CRM can help new businesses manage time better, keep track of those valuable early customers, and prepare for the rapid scaling of the customer base as the business grows. Early adoption allows for more organic growth of both the company and the CRM usage and paves the way for future success.

8. Integrated Analytics – The combination of improvements to AI, analysis, and amount of data, as well as a better understanding of how to store and sort these data, lends itself to unprecedented levels of analytics across multiple platforms.

Complex analytics is currently a luxury in CRM, but with increasing competition and a greater demand for detailed identification of problems and solutions from businesses, expect to see these more powerful competencies factored into the base product in the future.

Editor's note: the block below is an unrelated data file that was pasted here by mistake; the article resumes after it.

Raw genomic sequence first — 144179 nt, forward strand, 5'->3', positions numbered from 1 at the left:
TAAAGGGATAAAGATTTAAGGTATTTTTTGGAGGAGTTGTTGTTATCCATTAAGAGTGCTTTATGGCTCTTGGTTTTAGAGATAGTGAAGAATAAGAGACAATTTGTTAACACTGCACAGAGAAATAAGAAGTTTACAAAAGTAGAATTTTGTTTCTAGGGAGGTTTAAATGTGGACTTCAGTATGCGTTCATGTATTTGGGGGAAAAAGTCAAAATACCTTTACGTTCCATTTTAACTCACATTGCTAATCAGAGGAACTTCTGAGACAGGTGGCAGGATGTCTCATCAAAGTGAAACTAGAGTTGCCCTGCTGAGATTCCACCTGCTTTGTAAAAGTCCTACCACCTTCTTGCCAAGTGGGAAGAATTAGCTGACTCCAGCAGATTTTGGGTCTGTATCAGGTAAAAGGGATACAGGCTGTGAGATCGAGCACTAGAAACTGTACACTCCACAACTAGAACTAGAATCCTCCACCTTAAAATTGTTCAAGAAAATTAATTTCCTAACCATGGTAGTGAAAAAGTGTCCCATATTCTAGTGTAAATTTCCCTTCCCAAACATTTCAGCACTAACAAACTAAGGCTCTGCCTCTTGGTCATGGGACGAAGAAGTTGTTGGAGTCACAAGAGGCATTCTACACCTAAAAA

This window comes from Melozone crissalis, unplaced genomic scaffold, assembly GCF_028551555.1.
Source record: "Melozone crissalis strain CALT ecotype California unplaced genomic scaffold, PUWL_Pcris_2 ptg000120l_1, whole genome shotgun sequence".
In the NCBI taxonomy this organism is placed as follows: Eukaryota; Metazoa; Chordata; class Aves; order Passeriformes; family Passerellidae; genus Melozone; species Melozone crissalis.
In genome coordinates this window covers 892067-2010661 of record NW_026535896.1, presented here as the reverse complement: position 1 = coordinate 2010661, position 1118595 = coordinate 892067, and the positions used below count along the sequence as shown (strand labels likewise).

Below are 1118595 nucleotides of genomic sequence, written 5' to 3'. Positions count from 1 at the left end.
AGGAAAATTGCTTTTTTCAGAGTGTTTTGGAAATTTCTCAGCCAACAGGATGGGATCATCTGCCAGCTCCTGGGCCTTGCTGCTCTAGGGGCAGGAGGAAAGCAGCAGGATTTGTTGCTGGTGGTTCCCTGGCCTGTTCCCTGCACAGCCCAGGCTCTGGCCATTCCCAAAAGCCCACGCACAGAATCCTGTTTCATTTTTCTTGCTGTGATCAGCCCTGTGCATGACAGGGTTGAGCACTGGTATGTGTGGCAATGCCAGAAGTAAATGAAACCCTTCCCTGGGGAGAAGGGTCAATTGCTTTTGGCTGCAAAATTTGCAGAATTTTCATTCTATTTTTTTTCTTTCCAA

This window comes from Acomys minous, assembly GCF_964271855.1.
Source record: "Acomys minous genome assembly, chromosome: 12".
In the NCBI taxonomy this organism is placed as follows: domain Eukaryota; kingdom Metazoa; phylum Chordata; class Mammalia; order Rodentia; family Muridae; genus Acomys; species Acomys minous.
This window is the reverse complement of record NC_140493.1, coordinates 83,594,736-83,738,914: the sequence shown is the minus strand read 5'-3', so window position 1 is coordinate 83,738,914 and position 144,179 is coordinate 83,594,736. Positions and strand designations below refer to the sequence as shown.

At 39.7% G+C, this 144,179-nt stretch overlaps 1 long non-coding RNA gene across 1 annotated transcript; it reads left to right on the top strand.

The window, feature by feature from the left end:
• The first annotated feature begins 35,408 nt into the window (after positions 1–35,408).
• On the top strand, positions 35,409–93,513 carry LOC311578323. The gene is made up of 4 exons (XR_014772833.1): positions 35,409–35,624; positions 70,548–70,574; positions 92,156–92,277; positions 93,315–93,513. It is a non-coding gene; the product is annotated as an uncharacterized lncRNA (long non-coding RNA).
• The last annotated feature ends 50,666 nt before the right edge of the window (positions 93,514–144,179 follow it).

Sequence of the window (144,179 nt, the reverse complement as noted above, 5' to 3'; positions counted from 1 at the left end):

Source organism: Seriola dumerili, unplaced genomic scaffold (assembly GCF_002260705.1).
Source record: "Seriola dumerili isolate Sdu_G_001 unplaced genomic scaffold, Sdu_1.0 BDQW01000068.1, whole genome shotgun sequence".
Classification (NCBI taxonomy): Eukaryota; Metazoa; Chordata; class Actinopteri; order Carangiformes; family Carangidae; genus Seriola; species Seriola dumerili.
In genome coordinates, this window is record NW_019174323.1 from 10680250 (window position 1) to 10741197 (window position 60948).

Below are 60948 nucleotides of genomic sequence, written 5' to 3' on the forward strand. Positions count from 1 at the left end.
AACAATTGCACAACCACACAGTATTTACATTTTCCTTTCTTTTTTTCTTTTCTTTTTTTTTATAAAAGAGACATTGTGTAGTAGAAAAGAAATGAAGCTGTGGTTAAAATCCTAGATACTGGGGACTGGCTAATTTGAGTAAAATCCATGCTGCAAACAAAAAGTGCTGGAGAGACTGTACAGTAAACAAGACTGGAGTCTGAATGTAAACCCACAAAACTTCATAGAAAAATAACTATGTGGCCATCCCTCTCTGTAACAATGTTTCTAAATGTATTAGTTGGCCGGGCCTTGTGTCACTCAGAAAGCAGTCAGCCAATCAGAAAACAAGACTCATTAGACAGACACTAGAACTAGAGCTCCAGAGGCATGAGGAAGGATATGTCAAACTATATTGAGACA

9. Automation – For both companies and individuals, automation in regards to the way CRM functions will surely see a great expansion. One of the most powerful applications of CRM is its ability to take the strain off people and companies by completing repetitive and time-consuming tasks.

From contact partitioning to mass communications, to reduce manual data inputs and the corresponding inaccuracies, the advancement of automation options looks set to continue the efficiency of dealing with larger contact bodies than before.

Automation itself is set to trend to more complex tasks and is now important for not only sending out emails, but handing over contacts, following up, and even closing deals. Contrary to intuition, automation can greatly improve the personalized touches between businesses and customers, and as AI improves, more tasks are eligible for automation.